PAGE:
and which in the second form is covered up by speaking of an assignm ent. You could object th at I could have already reached this result in connection with the truth-definition. W ould it not have been easy to supplem ent this as follows: to u n d e r­ stand a predicate is to know how it is established that it applies to an object? How ever the question is not w hether such a supplem entation would have been easy but ra th e r what its methodological significance is. A nd this means that the em ploym ent-rules of the two com ponents must consist in their contri­ bution to the sentence’s verification-rule. . and that means: to the context of verifica­ tion. I said there that in the fram ework of the truth-definition one cannot und erstan d in what the explanation or u n d erstan d in g of the predicate consists. T hus o u r understanding of each o f the two sentence-com ponents is not ind ependent of its being the com ponent o f a predicative sentence. Talk o f establishing that a predicate applies already belongs to the con­ text o f establishing the truth. then one knows the verfication-rule of the sentence com­ posed o f this singular term and this predicate.Analysis of the predicative sentence 260 com ponents. if one knows the em ploym ent-rule of a particular singular term and that of a particular predicate. in term s of m ethod it would seem correct to begin the analysis with the explanation of the em ploym ent-rule of . H ow ever. We shall see that in the case of the singular term too by asking how one establishes for which object the expression stands a perspective is opened up which was not yet contained in the truth-definition in its first form . Now since knowing a sentence’s verification-rule consists in knowing how its truth is established .it follows from the truth-definition that the verification-rule of the assertion m ade by m eans of a predicative sentence ‘ Fa is grounded (a) in the knowledge o f how it is established fo r which object of arbitrary predications the singular term \ . viz. For the em ploym ent-rules of the two sentence-components this m eans that they m ust be so constituted that. at best one can say that to u n d e rsta n d a predicate is to know what it is for it to apply to an object. a stands and (b) in the knowledge of how it is estab­ lished that the predicate ‘F — ’ applies to an arbitrary object.this is simply a verbal definition . W ith this we have now achieved at the level o f the explanation of m ode o f em ploym ent what was lacking in the truth-definition (at any rate in its first form which fo r us is the only relevant one). a question about the explanation of the two sentence-com ponents that is inte­ grated into the question about the explanation of the predicative sen­ tence. though ou r understanding is in d e p e n d e n t of its being com bined in a sentence with precisely this p ar­ ticular expression of the com plem entary semantic class.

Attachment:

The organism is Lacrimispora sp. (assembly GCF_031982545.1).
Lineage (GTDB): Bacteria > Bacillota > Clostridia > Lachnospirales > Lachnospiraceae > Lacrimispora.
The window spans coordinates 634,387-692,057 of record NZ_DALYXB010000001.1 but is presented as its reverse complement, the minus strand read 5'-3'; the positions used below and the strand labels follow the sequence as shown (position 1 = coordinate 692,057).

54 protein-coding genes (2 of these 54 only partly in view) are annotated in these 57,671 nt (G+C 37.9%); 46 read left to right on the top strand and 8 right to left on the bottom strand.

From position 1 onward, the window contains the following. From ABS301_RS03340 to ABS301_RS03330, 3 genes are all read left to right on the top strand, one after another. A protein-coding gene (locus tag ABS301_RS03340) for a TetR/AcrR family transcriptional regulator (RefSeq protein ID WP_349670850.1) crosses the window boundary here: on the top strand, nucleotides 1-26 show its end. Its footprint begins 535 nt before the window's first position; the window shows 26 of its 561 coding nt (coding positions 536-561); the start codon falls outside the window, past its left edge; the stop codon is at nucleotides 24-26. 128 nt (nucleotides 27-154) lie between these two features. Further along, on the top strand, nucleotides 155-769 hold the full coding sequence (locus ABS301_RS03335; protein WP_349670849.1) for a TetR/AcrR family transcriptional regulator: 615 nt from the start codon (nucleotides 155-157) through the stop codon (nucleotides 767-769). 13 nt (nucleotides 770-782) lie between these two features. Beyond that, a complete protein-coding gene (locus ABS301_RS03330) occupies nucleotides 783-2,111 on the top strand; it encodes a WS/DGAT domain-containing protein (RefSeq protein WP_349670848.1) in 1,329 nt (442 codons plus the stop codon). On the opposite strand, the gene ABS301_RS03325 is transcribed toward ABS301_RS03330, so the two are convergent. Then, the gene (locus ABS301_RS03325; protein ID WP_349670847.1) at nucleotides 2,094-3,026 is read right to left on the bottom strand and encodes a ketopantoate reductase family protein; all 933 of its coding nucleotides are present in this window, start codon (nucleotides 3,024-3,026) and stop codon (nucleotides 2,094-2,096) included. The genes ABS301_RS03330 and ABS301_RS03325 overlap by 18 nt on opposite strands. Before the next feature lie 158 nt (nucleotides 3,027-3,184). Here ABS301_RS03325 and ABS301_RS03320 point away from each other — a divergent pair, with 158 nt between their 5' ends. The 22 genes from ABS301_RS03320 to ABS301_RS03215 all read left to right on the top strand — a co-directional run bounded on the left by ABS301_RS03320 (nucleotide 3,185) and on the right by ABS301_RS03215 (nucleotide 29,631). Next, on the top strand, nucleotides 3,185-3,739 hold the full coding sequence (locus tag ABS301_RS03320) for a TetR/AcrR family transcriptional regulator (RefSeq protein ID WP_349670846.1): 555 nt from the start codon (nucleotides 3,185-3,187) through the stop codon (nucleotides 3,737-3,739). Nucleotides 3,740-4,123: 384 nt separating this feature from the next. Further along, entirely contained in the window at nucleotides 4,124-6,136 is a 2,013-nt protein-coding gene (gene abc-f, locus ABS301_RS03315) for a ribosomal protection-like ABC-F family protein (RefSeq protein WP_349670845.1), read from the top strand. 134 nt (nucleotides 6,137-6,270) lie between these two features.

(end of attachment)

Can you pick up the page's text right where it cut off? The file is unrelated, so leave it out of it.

since. if it is not explained by means of other words. but there would seem to be no harm in also using the term ‘verification’ for this purpose. because in such an analysis we can appeal to the description of the explanation of the m ode of em ploym ent of predicates that I have already presented but have broken o ff on account of the resulting ambiguity with quasi-predicates. according to the truth-definition. This rule we can now call the ‘verificationrule’ o f the predicate. the explanation of the m ode of em ploym ent of predicates should also give us a perspective for tackling the question of the mode of em ploym ent of singular terms. And. This is not only because it presents fewer difficulties.e. N othing is prejudiced by this transference beyond what is asserted in the truth-definition. How can this be done? I can here refer back to the description which I gave o f the explanation of the mode of em ploym ent of a classificationexpression. we cannot avoid taking account of the fact that a predicate is an expression that requires to be supplem ented by a singular term . we saw. W hat is achieved with the transferred terminology is m erely a handy term for speaking about a rule for establishing w hether a predicate applies. T ran sferrin g the term in this way seems natural because the procedure of establishing w hether a predicative assertion that a is F is true is. Accordingly. (The concept o f a ‘classification-expression’ provides a generic concept for predicates and quasi-predicates. putting it ^another way: by . to u n derstand a predicate is to know its verification-rule. is explained by explaining its m ode of classification by means of positive and negative exam ples in perception. and that means: classification-expressions which characteristically apply or do not apply to objects. to know how it is established w hether it applies to an (arbitrary) object or not.) A classificationexpression. identical with that of establishing w hether the predicate *F' applies to the object a. or. T h ere is no corresponding term for the procedure of establishing w hether a predicate applies to an object or not. finally. but.The mode of employment of predicates 261 predicates. We would also expect from an explanation of how one establishes w hether a predicate applies that it should explain the word ‘applies’ which verbally is only definable by m eans of the word ‘tru e’. i. above all. T h e procedure of establishing w hether an assertion is true is called the verification of this assertion. in describing the em ploym ent-rule of predicates. and that in this way a first step would be taken towards the analysis of the m eaning of the word ‘true’. And. O ur task will now be to see whether this ambiguity is avoided by taking into account the fact that predicates are classification-expressions which essentially require to be supple­ m ented by singular terms. correspondingly. to explain a p re d ­ icate would be: to explain its verification-rule.